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Ammo availability, not the government, but panic buying.

Discussion in 'General Firearm Discussion' started by nwbobber, Apr 7, 2013.

  1. nwbobber

    nwbobber Longview, Wa. Active Member

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    I found that Hornady and CCI have posted answers to the question of where all the ammo and components are going, and both say that the government buys less than 5% of what they sell.
    From CCI

    We are currently experiencing high demand for our products. We appreciate your patience and support and remain committed to serving all of our customers, from hunters and sport shooters to those who protect our country and our streets.

    Q: Why is ammunition in certain calibers so hard to find?
    A: The current market and environment is causing stronger than usual demand for products in our industry.

    Q: Are certain contracts taking ammunition away from civilians?
    A: No. We remain committed to serving all channels of our business. The majority of our product serves the commercial market.

    Q: Why can't you just make more ammunition?
    A: Our facilities operate 24-hours a day. We are continually making process improvements to increase our efficiency and investing in capital and personnel where we have sustained demand. We are bringing additional capacity online again this year.

    Q: What is your stance on the current gun legislation?
    A: We support the second amendment and responsible gun ownership. We remain fully engaged in the legislative and regulatory process to provide the most accurate and comprehensive information to decision makers. Like most major manufacturers in our industry, we are also members of the National Shooting Sports Foundation (NSSF). This organization helps represent our industry and our customers before federal, state and local government entities. More information about legislation and our industry's positions can be found at NSSF - National Shooting Sports Foundation.

    From Hornady

    Product Availability
    Hornady Products are scarce in my neck of the woods. How can I get ahold of some?
    The current political climate has caused extremely high demand on all shooting industry products, including ours. Empty retail shelves, long backorders, and exaggerated price increases on online auction sites – all fueled by rumors and conjecture – have amplified concerns about the availability of ammunition and firearms-related items.

    If the information you hear doesn’t originate from Hornady Manufacturing, don’t believe it.

    Here are some of rumors we’ve heard, and questions we’ve received:

    Have you stopped production, or has the government forced you to stop?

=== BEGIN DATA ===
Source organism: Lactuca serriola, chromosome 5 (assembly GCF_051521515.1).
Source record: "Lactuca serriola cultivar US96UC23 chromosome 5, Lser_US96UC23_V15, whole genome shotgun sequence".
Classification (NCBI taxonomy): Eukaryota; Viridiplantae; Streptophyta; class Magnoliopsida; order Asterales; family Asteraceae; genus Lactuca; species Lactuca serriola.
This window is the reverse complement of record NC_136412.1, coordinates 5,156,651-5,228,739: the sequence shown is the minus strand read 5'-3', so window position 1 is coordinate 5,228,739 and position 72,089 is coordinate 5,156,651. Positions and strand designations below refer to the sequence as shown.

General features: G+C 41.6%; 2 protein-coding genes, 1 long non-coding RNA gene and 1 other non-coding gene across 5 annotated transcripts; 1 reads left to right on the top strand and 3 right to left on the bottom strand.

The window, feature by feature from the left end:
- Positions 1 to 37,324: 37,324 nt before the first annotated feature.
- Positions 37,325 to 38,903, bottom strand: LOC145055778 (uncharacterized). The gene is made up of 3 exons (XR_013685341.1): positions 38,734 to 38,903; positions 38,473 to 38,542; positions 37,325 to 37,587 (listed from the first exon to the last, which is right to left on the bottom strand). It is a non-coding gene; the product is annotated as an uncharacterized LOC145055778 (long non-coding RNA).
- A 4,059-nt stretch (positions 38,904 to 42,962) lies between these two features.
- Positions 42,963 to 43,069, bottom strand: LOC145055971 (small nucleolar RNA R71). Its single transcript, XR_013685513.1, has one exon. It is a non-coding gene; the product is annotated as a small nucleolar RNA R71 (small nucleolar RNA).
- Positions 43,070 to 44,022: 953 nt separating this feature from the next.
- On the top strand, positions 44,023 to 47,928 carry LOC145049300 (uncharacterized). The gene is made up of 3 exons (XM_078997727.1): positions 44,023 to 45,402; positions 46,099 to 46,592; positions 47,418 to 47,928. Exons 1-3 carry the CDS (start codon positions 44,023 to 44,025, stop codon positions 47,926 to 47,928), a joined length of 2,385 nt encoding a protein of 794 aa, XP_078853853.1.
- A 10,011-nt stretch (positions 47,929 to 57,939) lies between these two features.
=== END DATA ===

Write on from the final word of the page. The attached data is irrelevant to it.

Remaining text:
Not at all.
    Did you stop selling bullets so you could only make loaded ammunition?
    Absolutely not.
    Since we can’t find your product you must be selling it all to the government.
    Nope, less than 5% of our sales are to government entities.
    Why can’t you make more? Ramp up production? Turn on all the machines?
    We’ve been steadily growing our production for a long time, especially the last five years. We’ve added presses, lathes, CNC equipment, people and space. Many popular items are produced 24 hours a day. Several hundred Hornady employees work overtime every week to produce as much as safely possible. If there is any question about that – please take a tour of the factory. You’ll be amazed at what you see.
    We are producing as much as we can; much more than last year, which was a lot more than the year before, etc. No one wants to ship more during this time than we do.

    We appreciate everyone’s understanding and patience. We don’t know when the situation will improve, so please bear with us a little longer. And remember, when it comes to Hornady Manufacturing, if you don’t hear it from us, please don’t believe it.

    I assume the rest are about the same. I hope the conspiracy stuff can be put to bed, and maybe folks will relax a bit so we can enjoy shooting.
     
  2. CascadeSam

    CascadeSam Portland Oregon Active Member

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    The ongoing ammo shortage is now going on 3-4 months. Since only small amounts (or none) of new ammo (re-supply) are getting to the retail stores and online merchants to be offered for sale to consumers in the first place then how can the scarcity be put down to ongoing and current panic buying or hoarding? All the stores that I'm aware of: Wall Mart, Sportsmen's Warehouse, BiMart, Big 5, NW Armory, etc are limiting the number of bricks and boxes a person can buy of the ammo they do get delivered to spread the supply out among customers and keep people from hoarding. I think there is more going on than the ammo makers are willing to acknowledge.
     
  3. teflon97239

    teflon97239 Portland, OR Well-Known Member

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    Someone at a local Bi-Mart gun counter told me yesterday (04-06) that she gets "some ammo" just about every day now, "but it never makes it to the shelves because 'the guys in the club' [same ones every day] are already lined up and waiting" to scarf up whatever she gets. As a working stiff with an inflexible schedule, I don't have the option to wait in those lines for a random delivery, if so inclined (which I'm not).

    So yes, even with 2 box limits per caliber, panic buying is certainly happening when a small segment of the population lines up to buy any/all ammo the moment it surfaces.

    But Sam's point seems more than a little bit valid, too. Panic buying/hoarding doesn't explain why those same stores didn't receive ANY ammo for a couple months leading up to now. A theory maintained by one retailer I spoke to was that "most ammo is manufactured back east, and is all panic purchased before it makes its way to this coast." I'm NOT buying that excuse.

    For decades, I've normally kept a few bricks or boxes ahead of my usage, buying the brands that feed well when I see good prices. As that modest buffer dwindles this year, I shoot less often - and not as long. And I think back to the last time shelves were empty in response to the new royals. It eventually got better, then finally back to "normal." I'm hoping the fact that some ammo is finally making it into the hands of motivated buyers is a similar good sign, and we'll be past most of this madness by summer.
     
    MikeE and (deleted member) like this.
  4. PDXHero

    PDXHero Beaverton, OR Member

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    I had no problem buying ammo this weekend. Both 9mm and .223. Willamette Valley Arms had shipments on Friday and Northwest Armory had a big shipment in as well. Finally was able to go out and shoot.

    Willamette Valley had much more reasonable prices but ($13 vs. $16 a box) I'll take what I can get at this point.
     
  5. nwbobber